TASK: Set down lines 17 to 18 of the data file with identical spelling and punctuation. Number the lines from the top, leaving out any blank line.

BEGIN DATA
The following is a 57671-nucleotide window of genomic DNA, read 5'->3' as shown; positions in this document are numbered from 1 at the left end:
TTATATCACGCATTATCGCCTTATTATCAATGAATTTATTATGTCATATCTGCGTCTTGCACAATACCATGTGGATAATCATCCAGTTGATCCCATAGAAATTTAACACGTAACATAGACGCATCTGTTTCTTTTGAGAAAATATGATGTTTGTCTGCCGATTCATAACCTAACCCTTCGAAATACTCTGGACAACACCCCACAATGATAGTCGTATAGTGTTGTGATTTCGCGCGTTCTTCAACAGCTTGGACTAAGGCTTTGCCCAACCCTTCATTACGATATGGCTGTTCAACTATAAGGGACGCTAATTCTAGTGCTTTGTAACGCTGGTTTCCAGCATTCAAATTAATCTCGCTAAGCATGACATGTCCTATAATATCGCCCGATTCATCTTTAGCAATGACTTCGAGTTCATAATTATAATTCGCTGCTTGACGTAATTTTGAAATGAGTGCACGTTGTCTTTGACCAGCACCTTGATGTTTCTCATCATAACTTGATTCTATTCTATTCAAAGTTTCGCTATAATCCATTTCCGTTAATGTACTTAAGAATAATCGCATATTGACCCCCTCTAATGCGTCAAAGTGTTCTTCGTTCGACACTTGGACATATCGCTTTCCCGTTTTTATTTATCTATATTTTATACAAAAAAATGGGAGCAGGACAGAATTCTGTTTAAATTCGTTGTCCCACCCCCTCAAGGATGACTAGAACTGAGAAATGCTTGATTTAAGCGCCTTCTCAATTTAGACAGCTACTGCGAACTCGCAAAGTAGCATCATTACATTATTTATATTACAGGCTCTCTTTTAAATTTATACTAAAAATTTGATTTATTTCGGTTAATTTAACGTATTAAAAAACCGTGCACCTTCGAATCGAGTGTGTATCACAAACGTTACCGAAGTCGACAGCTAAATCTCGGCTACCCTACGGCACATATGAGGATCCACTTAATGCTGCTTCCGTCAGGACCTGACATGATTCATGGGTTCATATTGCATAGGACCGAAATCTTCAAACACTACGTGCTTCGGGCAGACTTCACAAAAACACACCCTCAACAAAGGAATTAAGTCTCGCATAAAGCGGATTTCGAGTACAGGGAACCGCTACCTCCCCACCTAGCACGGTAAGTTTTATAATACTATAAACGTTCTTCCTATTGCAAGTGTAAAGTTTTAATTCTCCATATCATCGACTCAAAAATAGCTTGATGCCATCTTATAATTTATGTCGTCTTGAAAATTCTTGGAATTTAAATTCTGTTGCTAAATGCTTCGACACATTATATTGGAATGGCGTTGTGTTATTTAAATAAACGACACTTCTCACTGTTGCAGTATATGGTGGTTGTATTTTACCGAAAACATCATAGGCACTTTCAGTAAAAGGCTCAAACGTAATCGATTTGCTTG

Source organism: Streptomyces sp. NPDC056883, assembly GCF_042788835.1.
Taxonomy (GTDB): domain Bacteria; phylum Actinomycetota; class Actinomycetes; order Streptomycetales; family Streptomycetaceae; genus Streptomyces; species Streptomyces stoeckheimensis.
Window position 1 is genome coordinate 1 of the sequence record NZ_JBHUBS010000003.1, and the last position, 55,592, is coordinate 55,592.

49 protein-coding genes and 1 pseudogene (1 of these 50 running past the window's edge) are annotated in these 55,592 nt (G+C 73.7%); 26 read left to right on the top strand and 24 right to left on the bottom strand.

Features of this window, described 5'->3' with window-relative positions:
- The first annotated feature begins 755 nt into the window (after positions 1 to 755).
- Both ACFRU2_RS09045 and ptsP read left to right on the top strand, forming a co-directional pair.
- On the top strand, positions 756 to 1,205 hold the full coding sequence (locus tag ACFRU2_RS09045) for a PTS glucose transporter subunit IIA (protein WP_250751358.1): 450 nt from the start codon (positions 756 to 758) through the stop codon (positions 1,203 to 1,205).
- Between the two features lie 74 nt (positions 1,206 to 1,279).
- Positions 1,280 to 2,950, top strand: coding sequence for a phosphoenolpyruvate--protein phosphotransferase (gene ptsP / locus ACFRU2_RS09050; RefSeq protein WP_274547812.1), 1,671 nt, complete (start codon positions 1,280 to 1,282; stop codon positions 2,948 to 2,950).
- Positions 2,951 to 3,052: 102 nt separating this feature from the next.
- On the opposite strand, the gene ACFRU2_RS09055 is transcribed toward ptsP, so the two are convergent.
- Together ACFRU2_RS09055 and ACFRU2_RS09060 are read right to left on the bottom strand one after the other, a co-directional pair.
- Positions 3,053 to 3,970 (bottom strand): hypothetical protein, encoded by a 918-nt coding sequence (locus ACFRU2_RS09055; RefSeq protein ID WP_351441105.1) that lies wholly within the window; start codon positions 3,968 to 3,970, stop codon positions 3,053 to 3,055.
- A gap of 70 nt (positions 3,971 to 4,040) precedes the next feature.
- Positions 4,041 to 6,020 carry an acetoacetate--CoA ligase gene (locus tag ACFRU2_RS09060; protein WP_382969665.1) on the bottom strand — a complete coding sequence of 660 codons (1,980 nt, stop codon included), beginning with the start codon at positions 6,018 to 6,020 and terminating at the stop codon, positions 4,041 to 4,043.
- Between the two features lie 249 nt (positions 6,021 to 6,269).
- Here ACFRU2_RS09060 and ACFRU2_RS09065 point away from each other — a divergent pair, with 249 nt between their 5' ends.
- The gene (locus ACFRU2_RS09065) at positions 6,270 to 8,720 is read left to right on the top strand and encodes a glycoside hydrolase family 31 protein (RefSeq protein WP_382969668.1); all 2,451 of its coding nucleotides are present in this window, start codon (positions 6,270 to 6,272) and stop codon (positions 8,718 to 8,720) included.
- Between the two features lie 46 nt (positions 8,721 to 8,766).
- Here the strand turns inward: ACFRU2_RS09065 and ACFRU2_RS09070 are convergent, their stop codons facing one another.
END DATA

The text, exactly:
- A gap of 70 nt (positions 3,971 to 4,040) precedes the next feature.
- Positions 4,041 to 6,020 carry an acetoacetate--CoA ligase gene (locus tag ACFRU2_RS09060; protein WP_382969665.1) on the bottom strand — a complete coding sequence of 660 codons (1,980 nt, stop codon included), beginning with the start codon at positions 6,018 to 6,020 and terminating at the stop codon, positions 4,041 to 4,043.